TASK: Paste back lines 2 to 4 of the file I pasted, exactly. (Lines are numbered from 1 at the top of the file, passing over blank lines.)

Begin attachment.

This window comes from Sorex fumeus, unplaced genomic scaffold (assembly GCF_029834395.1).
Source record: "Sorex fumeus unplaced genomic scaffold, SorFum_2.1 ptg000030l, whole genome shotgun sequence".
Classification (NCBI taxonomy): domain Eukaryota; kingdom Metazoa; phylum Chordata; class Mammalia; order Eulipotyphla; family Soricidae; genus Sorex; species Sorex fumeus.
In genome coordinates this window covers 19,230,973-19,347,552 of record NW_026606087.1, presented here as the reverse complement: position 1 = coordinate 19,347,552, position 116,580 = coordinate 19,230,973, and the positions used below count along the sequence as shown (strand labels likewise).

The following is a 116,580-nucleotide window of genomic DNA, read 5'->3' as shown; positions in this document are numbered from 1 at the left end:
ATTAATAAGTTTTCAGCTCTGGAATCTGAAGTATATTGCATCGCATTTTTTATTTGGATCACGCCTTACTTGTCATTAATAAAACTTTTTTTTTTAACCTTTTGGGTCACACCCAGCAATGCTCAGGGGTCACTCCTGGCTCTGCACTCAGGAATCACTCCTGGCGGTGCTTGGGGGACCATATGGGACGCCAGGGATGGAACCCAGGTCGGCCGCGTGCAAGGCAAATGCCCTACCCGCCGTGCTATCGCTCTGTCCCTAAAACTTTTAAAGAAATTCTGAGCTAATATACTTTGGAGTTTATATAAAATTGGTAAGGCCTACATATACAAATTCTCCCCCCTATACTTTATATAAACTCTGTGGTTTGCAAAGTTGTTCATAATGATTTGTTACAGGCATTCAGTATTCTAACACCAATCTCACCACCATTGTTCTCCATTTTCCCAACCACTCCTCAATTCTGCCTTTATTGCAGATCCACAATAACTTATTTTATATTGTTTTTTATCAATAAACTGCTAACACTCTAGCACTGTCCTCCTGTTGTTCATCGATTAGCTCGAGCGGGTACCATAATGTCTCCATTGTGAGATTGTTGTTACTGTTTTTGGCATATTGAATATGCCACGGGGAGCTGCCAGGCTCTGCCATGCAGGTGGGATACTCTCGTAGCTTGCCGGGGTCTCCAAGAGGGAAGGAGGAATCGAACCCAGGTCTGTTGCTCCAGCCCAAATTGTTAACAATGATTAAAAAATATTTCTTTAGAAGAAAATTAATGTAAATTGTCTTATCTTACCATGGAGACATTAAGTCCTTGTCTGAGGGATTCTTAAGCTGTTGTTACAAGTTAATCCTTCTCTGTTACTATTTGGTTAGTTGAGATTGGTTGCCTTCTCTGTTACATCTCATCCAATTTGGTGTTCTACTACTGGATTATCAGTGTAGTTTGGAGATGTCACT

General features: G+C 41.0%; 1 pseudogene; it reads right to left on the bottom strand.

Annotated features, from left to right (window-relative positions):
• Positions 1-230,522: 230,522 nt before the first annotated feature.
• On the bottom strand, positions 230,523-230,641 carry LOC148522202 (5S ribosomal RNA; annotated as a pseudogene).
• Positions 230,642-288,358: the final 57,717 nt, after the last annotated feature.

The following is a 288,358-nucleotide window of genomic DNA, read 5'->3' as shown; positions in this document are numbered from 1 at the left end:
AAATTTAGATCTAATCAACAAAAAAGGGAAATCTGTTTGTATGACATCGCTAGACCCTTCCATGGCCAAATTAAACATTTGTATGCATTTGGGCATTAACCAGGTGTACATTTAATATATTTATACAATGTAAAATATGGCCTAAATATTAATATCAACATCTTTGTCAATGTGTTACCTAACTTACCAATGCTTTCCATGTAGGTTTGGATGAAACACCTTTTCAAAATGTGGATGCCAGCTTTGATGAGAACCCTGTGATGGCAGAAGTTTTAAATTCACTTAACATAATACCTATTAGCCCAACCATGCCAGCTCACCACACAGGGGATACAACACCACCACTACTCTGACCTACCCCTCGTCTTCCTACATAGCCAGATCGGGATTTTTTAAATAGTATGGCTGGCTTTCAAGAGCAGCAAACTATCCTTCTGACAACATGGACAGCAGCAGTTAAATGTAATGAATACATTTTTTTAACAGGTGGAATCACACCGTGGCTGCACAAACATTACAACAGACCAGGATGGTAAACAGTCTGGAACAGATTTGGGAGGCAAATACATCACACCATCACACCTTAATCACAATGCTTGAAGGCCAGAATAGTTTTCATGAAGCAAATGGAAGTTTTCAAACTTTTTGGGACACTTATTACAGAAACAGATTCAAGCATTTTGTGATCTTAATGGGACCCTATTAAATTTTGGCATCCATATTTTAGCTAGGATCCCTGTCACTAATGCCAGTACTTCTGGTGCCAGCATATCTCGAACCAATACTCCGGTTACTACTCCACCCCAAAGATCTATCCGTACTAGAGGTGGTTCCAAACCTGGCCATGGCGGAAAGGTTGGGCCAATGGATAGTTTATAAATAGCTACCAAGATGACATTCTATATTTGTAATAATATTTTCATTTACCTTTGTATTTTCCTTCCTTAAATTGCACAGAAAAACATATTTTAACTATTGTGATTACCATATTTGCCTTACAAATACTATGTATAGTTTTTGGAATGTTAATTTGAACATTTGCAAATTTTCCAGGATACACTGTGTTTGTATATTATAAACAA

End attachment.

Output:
Source record: "Sorex fumeus unplaced genomic scaffold, SorFum_2.1 ptg000030l, whole genome shotgun sequence".
Classification (NCBI taxonomy): domain Eukaryota; kingdom Metazoa; phylum Chordata; class Mammalia; order Eulipotyphla; family Soricidae; genus Sorex; species Sorex fumeus.
In genome coordinates this window covers 19,230,973-19,347,552 of record NW_026606087.1, presented here as the reverse complement: position 1 = coordinate 19,347,552, position 116,580 = coordinate 19,230,973, and the positions used below count along the sequence as shown (strand labels likewise).